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Gaining An R.A.F Pilots Brevet In WW II

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Gaining An R.A.F Pilots Brevet In WW II

Old 9th Oct 2017, 22:37
  #11341 (permalink)  

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Excuse my ignorance or naivety. Re the Comet line, I understand that these brave souls got down to Gibraltar courageously assisted by the French resistance and Spanish sympathisers. But the flight back to England over the Bay of Biscay with occupied France on the starboard side must have been a pretty dangerous flight. Were many of these shot down? What aircraft was the preferred choice?
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Old 10th Oct 2017, 06:54
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The default method of moving personnel around the world in WWII was by ship, usually in convoy. That would certainly have been the case here. Gibraltar was a major transit point for Mediterranean bound convoys to/from the UK, and those who got there via the Comet Line wouldn't have had long to wait for a voyage home. Of course, such a voyage was not without danger, but the routeing would have been out to the west, beyond the range of the shorter range Luftwaffe aircraft at least, but Condors, U-boats, surface raiders, etc all posed potential hazard. So did living in the UK of course. It was war, six long years of it...
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Old 10th Oct 2017, 07:37
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Originally Posted by lasernigel
Excuse my ignorance or naivety. Re the Comet line, I understand that these brave souls got down to Gibraltar courageously assisted by the French resistance and Spanish sympathisers. But the flight back to England over the Bay of Biscay with occupied France on the starboard side must have been a pretty dangerous flight. Were many of these shot down? What aircraft was the preferred choice?
Nothing to excuse LN - the evaders were driven down to the Embassy at Madrid first (for initial debriefing, clothing, money) in a diplomatic car (reportedly a large Merc!) before onward travel to Gib (where the evaders were stuffed in the boot as they crossed the frontier). Not sure where telegrams home were sent from.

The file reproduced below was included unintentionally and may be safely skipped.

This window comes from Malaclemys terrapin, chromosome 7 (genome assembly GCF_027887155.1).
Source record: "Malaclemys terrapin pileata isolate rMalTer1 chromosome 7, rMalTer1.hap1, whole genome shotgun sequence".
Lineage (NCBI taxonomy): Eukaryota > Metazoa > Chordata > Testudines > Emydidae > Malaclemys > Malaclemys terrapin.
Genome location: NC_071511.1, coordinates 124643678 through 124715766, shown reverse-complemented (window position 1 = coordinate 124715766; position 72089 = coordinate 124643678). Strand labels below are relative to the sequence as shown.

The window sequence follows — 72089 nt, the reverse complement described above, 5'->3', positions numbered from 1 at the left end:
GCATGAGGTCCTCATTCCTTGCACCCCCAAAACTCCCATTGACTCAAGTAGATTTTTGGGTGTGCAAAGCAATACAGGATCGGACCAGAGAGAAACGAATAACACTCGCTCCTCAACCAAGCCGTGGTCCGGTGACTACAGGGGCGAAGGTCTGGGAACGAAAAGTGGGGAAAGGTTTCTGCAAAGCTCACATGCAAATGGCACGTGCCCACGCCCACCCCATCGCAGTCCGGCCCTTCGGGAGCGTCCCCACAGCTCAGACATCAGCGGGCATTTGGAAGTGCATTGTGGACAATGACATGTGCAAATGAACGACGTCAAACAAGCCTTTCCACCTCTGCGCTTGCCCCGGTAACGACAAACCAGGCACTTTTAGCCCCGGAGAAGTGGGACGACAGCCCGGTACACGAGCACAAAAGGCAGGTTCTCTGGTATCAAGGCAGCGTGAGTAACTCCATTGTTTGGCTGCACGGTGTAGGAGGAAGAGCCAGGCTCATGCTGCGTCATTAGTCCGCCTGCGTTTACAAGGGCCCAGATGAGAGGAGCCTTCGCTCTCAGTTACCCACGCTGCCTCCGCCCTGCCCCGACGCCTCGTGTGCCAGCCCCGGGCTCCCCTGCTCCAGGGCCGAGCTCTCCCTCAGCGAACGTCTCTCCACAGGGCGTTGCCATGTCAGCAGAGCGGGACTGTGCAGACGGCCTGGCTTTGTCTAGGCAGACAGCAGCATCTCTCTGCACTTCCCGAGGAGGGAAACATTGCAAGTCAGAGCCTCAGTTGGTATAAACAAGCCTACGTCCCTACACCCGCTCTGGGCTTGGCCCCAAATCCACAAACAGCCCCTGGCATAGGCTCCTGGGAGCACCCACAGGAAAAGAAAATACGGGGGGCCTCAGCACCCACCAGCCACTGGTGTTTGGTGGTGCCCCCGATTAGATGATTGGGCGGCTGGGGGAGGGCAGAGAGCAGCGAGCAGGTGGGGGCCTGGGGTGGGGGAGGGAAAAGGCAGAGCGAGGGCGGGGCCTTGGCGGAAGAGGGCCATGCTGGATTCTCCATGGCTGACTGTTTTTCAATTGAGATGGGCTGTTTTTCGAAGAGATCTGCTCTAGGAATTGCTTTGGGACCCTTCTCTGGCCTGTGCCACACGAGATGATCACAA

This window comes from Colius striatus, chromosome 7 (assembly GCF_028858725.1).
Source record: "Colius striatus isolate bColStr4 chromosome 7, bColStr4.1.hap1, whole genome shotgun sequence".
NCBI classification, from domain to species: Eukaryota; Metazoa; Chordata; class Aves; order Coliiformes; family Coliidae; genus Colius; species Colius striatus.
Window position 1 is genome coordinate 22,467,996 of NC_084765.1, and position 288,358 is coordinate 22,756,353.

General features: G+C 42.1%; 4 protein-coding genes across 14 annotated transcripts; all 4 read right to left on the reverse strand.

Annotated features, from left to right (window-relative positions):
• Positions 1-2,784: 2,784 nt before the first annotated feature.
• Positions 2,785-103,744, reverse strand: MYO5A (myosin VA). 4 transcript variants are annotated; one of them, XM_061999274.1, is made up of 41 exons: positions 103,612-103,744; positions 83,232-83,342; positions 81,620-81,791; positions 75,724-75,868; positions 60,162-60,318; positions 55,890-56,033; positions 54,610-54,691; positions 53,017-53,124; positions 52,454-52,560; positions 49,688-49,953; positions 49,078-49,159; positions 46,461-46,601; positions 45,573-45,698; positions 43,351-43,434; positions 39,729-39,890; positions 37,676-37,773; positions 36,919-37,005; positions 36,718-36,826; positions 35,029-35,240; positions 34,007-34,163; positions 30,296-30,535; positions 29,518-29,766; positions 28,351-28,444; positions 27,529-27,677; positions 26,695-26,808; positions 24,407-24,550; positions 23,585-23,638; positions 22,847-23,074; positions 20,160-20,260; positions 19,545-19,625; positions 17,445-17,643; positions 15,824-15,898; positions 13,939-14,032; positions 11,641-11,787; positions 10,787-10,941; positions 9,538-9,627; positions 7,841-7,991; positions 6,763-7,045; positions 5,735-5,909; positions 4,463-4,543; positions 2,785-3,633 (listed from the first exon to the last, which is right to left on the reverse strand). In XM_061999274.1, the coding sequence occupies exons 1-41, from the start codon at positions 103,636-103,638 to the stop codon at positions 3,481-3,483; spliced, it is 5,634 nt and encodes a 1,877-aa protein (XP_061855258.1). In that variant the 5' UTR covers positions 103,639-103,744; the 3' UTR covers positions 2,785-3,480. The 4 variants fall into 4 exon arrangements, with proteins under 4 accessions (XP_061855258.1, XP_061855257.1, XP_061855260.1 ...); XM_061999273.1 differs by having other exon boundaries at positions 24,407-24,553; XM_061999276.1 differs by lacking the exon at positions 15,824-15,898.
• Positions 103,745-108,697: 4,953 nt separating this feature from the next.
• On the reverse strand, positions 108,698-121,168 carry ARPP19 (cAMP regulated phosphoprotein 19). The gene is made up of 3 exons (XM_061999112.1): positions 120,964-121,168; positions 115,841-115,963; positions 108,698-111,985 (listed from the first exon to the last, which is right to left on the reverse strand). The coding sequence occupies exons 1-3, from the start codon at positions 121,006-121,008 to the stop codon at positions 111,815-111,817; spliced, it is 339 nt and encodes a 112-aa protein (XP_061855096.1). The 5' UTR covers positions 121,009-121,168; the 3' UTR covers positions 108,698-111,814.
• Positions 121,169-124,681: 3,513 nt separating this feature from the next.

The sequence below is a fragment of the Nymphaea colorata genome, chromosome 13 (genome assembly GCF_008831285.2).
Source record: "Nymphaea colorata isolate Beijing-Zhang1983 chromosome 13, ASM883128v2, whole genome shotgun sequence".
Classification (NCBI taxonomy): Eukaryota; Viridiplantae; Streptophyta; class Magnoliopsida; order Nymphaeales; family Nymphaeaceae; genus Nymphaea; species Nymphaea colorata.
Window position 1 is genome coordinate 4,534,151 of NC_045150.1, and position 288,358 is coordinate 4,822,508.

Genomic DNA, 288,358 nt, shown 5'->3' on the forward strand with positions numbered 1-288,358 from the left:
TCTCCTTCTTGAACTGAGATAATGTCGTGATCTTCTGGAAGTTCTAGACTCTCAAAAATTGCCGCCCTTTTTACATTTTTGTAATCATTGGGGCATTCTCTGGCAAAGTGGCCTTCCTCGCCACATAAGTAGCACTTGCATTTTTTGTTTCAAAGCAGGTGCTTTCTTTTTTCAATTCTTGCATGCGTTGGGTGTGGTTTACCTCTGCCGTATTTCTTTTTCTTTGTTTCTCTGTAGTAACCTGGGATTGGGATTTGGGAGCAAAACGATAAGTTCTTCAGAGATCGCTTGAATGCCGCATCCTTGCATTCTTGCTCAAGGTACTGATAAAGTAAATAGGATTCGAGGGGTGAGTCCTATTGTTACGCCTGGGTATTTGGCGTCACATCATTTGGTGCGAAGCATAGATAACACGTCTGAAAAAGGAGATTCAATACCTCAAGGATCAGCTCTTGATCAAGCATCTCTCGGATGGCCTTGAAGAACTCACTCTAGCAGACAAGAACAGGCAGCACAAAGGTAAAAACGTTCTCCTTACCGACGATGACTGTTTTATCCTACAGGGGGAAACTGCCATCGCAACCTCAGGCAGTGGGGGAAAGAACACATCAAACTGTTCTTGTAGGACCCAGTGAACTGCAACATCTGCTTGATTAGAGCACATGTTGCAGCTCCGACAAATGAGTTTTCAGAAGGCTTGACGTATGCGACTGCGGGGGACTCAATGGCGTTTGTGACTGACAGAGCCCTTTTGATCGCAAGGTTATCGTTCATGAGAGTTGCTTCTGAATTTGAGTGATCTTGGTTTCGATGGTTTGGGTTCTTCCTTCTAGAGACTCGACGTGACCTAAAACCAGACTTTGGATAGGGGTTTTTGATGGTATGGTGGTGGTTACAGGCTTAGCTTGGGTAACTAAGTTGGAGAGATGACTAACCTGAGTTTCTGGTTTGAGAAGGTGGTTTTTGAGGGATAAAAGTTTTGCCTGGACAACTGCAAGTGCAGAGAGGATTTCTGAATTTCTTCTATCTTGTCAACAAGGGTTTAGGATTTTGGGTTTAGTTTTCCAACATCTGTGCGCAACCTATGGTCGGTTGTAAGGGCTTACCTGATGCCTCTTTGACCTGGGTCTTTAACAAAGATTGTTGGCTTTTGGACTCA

There weren't many sympathisers on the Spanish side - but that's probably because many weren't needed. Paco Iriarte was one notable - he and his Basque family at Sarobe Farm (at Ergoien, near Oiartzun) were one of the very few (<5) active Comet sympathisers. Paco Jr (he was 7 years old at the time) welcomes us each time we arrive there with the same nourishment as was provided to the wartime evaders - soup, tortillas, spicy sausage and rioja..

For the trip to the UK, air travel was frequently used via anything that was available that had the legs - Catalinas, Sunderlands, Hudson, DC-3s were all used. I'm not aware of any shoot-downs involving Comet evaders. Some evaders returned by surface ship - George Duffee, for example, returned by merchant ship from Seville (I'd not known before that it was a port)
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Old 10th Oct 2017, 08:02
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sidevalve greatly enjoying your narrative.
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Old 10th Oct 2017, 12:23
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I think air travel between UK and Gibraltar continued throughout WWII - would be mostly by DC-3/Dakota. There were casualties, Leslie Howard ("Ashley Wilkes" in "Gone with the Wind" - the best film ever IMHO) got shot down in transit in 1943.

Glen Miller was lost in the Channel, but that may have been bad weather.
 
Old 10th Oct 2017, 14:24
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Thought they had now established that Glenn Miller's Norseman was "shot down" by a bomb jettisoned from above
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Old 10th Oct 2017, 16:39
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Wander00 - I agree that the jettison account is the accepted wisdom on that poor little Norseman carrying the great Major Miller to Paris.

Danny - could not agree with you more about the film "Gone with the Wind".

Pub Quiz time now: What was the planned title for the book before MM settled on using "Gone with the Wind"?
If you have a copy of the book on your shelf, here's a clue - look at the last line of the story.
NB I cannot afford a prize for the provider of the correct answer. (Terms & Conditions apply).

Ian BB